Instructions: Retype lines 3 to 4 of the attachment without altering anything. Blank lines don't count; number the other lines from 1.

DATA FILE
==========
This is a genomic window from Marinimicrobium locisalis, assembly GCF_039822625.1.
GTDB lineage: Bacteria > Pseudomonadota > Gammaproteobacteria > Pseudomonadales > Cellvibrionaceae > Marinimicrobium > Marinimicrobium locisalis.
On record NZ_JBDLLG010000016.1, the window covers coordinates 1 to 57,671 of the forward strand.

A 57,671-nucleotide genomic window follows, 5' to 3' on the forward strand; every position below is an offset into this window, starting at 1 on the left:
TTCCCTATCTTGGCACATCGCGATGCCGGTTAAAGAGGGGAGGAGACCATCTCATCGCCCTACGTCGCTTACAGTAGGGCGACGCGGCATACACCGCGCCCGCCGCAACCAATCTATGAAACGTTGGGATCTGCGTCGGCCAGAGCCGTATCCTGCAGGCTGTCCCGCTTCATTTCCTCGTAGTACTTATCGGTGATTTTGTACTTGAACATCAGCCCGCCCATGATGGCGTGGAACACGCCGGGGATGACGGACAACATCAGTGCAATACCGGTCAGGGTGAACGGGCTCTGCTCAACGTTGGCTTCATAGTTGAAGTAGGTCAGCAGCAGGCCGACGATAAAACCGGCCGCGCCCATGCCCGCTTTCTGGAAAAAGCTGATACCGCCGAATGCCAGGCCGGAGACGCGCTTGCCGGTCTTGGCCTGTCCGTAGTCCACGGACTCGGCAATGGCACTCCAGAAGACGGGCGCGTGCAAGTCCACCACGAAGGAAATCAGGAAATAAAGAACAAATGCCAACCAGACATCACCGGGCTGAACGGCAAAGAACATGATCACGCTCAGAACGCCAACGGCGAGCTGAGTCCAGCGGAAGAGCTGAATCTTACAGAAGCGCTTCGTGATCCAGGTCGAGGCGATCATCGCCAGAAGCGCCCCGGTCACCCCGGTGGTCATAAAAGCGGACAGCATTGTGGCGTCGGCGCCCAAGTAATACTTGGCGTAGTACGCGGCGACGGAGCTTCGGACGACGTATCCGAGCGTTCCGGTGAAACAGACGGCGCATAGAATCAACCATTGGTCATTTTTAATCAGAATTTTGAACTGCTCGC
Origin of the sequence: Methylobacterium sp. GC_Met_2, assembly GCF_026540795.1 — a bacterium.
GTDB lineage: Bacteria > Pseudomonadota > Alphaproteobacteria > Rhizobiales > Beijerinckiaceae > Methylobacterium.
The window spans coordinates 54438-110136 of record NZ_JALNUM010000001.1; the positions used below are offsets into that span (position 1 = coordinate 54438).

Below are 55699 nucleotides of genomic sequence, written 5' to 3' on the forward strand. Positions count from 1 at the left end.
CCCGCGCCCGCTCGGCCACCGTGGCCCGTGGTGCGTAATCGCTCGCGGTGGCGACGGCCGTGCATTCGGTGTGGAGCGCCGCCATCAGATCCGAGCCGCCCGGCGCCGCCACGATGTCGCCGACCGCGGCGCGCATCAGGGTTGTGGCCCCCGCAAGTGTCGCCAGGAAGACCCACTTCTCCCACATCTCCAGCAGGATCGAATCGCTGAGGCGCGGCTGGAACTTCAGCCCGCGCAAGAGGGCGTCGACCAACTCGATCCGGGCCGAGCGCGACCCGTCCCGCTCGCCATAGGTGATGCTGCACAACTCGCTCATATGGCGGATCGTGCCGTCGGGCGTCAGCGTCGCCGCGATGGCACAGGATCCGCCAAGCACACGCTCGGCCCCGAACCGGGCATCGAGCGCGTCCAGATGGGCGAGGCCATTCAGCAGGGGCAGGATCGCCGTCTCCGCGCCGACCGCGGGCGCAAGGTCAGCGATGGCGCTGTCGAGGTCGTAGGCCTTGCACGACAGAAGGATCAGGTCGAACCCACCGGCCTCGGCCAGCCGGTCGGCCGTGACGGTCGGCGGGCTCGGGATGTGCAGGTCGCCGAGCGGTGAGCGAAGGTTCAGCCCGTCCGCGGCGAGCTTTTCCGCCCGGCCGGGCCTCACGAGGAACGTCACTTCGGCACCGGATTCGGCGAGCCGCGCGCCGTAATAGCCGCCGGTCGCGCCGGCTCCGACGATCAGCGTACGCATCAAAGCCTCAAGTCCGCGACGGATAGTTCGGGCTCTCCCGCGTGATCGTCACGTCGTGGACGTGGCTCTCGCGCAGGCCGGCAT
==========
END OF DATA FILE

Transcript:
On record NZ_JBDLLG010000016.1, the window covers coordinates 1 to 57,671 of the forward strand.

A 57,671-nucleotide genomic window follows, 5' to 3' on the forward strand; every position below is an offset into this window, starting at 1 on the left: